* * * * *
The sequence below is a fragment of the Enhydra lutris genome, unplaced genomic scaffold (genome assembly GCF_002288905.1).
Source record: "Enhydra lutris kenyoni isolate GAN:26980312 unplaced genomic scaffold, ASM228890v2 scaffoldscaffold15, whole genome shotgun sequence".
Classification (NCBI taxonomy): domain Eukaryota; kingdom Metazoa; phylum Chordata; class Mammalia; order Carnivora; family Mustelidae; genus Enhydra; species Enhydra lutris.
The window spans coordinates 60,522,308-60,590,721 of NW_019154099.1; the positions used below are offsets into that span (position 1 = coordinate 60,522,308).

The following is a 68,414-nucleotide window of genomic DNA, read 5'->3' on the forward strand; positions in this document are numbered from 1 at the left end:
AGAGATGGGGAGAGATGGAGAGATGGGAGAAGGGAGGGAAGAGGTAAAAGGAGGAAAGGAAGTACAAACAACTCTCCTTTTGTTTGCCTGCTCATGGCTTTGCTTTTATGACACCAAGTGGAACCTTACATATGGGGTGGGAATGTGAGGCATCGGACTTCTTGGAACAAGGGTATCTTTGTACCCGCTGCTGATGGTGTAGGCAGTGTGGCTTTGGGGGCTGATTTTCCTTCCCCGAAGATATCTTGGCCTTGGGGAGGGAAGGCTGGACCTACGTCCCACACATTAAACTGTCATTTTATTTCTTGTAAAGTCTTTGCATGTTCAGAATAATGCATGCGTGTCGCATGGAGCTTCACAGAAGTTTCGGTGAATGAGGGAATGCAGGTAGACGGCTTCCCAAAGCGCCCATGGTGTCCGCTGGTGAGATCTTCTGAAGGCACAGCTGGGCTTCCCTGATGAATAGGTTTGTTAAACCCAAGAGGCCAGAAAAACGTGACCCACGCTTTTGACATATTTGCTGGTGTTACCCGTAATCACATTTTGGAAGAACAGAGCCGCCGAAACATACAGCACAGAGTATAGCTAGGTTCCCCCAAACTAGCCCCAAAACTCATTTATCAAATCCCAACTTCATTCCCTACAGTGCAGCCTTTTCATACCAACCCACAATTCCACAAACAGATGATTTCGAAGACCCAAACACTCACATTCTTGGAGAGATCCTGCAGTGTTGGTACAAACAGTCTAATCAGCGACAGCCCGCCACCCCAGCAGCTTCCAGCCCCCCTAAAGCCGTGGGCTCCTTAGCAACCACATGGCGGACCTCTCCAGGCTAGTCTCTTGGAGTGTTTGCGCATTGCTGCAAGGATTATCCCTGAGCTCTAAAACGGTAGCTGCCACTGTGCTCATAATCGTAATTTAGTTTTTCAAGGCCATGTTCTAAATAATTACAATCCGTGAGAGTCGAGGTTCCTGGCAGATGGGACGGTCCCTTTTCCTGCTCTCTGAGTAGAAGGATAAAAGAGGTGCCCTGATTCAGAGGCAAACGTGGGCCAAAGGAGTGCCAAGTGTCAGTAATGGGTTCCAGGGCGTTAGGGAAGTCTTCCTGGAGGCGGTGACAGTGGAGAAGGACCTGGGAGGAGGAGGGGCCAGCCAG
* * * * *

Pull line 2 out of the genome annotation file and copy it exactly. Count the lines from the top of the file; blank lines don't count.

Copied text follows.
Source record: "Enhydra lutris kenyoni isolate GAN:26980312 unplaced genomic scaffold, ASM228890v2 scaffoldscaffold15, whole genome shotgun sequence".